This content is from: Local Insights


On February 21 2001, Uruguay enacted Law No. 17,296 which, among other things, puts an end to the state monopoly over telecommunications services and creates a regulatory entity over telecommunications operations. A summary of the main aspects of the Act follows below.

The Act restricts the scope of ANTEL - the state-owned telecoms company - exclusivity to "basic telephony", defined as local traffic effected through fixed telephones.

Up to now, ANTEL benefited from an exclusivity over a wide array of telecommunication services (including local and long distance telephone calls) which up to now remained excluded from free competition.

Pursuant to the Act, long distance telephone services, value-added telecommunication services and cellular operations, would be excluded from the scope of ANTEL's exclusivity and therefore subject to free competition and ready to be exploited by private capitals. Under the Act, companies interested in providing international long distance telephone services, will require the prior authorization of the executive branch. Such authorization will be granted upon compliance of proceedings ensuring equal rights to all interested parties.

The Act authorizes ANTEL - with the prior authorization of the executive branch - to either incorporate or participate in public or private companies, based in Uruguay or abroad, with the purpose of rendering any telecommunications services other than "basic telephony" as defined above. The sale of ANTEL's shares in such companies will require the prior authorization of the executive branch and will be effected through bid, auction, or stock exchange sale.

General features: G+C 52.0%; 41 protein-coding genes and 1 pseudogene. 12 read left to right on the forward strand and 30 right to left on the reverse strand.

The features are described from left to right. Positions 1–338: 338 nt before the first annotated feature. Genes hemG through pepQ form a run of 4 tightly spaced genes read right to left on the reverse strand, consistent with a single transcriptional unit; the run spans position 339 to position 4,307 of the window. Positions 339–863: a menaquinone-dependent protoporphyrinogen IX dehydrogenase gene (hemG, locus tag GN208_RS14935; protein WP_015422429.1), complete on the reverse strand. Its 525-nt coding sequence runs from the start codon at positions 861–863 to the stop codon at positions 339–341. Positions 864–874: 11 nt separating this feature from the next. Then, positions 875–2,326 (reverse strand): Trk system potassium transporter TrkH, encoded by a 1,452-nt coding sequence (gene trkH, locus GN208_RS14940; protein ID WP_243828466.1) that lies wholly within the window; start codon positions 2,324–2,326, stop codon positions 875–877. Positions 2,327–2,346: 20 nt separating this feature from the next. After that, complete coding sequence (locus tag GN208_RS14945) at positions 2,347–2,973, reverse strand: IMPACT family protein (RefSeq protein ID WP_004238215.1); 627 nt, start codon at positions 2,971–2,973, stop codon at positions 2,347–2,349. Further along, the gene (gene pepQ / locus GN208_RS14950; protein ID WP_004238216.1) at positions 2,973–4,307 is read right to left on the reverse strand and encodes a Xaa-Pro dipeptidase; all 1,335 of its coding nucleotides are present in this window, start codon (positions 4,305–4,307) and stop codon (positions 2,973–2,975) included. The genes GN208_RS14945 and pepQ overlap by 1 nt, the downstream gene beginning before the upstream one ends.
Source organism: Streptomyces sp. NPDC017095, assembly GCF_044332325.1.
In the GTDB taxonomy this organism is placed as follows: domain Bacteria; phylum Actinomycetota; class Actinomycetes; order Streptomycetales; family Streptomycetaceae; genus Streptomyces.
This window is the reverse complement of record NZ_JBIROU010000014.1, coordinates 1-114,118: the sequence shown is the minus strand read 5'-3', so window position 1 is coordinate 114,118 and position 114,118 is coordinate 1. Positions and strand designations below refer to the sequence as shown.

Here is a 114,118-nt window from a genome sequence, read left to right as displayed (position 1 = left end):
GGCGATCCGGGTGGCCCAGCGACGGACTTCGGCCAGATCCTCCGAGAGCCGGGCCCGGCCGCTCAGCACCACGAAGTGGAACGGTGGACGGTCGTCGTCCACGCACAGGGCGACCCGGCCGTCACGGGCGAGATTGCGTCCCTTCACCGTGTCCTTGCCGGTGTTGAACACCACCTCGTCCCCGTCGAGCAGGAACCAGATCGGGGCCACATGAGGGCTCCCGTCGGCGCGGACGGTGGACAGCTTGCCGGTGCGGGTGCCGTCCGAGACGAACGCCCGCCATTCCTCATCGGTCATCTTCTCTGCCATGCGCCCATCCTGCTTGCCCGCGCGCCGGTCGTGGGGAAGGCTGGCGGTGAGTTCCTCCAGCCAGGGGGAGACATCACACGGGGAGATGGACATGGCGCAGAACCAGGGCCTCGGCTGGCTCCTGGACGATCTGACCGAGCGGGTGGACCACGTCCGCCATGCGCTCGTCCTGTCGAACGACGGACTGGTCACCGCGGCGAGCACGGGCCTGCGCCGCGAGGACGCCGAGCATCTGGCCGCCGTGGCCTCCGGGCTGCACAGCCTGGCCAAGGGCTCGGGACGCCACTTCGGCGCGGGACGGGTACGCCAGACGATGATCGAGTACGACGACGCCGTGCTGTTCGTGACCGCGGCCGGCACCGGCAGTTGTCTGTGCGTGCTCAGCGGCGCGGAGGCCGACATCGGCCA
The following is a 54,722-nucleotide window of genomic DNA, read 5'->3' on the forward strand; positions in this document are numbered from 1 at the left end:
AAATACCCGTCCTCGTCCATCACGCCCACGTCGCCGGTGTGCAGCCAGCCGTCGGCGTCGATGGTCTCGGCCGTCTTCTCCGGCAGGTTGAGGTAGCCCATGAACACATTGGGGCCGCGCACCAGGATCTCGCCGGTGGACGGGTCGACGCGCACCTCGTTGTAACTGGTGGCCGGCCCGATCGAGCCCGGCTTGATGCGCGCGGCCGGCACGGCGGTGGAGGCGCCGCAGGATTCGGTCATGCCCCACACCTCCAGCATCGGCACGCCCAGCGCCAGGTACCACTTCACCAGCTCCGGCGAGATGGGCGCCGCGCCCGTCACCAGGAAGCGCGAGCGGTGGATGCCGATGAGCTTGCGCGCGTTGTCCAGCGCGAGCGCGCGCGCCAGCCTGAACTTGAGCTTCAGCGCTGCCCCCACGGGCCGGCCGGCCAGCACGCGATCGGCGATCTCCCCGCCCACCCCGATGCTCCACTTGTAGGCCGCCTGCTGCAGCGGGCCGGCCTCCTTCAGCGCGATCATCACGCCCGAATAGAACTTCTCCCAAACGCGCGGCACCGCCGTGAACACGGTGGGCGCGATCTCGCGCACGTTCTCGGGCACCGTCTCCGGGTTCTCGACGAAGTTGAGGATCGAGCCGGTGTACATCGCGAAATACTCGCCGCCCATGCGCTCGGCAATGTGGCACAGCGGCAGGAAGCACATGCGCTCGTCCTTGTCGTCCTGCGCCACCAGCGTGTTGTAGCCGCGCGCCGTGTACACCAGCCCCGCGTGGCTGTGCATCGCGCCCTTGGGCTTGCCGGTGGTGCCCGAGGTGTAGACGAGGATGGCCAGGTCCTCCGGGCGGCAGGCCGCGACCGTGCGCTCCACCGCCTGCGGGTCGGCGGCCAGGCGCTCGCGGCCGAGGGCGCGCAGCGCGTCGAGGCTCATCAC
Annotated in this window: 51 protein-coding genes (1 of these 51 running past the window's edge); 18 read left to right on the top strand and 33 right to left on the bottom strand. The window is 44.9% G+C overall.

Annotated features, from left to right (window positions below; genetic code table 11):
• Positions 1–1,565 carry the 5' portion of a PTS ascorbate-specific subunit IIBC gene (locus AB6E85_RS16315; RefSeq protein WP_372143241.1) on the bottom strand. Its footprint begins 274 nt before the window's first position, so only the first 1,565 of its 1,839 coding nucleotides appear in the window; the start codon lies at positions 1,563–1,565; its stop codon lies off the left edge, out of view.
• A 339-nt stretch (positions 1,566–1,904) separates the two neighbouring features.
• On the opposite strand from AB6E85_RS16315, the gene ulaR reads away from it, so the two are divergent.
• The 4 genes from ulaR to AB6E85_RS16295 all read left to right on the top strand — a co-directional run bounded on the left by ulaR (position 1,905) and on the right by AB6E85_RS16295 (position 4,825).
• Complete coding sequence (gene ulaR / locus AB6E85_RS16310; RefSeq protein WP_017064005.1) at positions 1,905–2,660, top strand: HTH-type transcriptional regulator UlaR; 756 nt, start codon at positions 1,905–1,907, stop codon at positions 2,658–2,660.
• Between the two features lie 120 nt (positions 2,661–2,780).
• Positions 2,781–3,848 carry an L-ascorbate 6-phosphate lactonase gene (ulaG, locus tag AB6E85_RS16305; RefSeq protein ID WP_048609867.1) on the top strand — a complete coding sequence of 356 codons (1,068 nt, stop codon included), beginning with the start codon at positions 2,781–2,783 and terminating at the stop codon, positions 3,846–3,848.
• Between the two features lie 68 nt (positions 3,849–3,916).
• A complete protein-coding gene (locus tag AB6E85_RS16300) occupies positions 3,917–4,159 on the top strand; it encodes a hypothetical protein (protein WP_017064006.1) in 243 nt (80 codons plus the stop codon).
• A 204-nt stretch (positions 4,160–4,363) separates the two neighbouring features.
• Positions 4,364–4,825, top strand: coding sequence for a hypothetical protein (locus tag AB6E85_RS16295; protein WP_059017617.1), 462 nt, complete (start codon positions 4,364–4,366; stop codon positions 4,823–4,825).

Pursuant to the Act, telecom activities have to be rendered in accordance with certain basic principles, including broad coverage of the services, adequate levels of investment, appropriate protection for users and consumers, encouragement of free competition without prejudice to ANTEL's surviving legal exclusivities, users free choice grounded in clear and accurate information etc.

The Act creates a regulatory entity – the so-called the Communication Services Regulatory Unit (Unidad Reguladora de Servicios de Comunicaciones, or URSEC) - as an autonomous entity (organo desconcentrado) within the scope of the executive branch.

The URSEC will be governed by a three-member commission designated and removed by the President of the Republic acting jointly with the Cabinet. Commission members will serve six years in office, will be precluded from undertaking any activities - other than teaching - related to the scope of the URSEC, and will not have any professional relationship with the companies subject to the URSEC's controlling powers.

The URSEC will be responsible for:

  • advising the executive branch on the determination and application of the communications policy;
  • controlling compliance with applicable regulations;
  • administering the national radio-electric spectrum;
  • granting licences (locally designated as "authorizations") for the use of frequencies in the national radio-electric spectrum;
  • in those cases in which, upon prior generic authorization of the executive branch, the use of the frequencies is assigned by auction, URSEC will be entitled to set forth the term of the assignment and the performance bonds to be placed;
  • approving technical control regulations;
  • enacting rules ensuring compatibility, interconnection and inter-operation of the networks - including the public network - and also ensuring the correct operations of equipment connected to such networks;
  • maintaining international relationships with similar foreign entities;
  • enforcing compliance with this Act and with any other applicable regulations; and
  • advising the executive branch as to the requirements to be met by those companies or individuals rendering telecom services.

Jonás Bergstein

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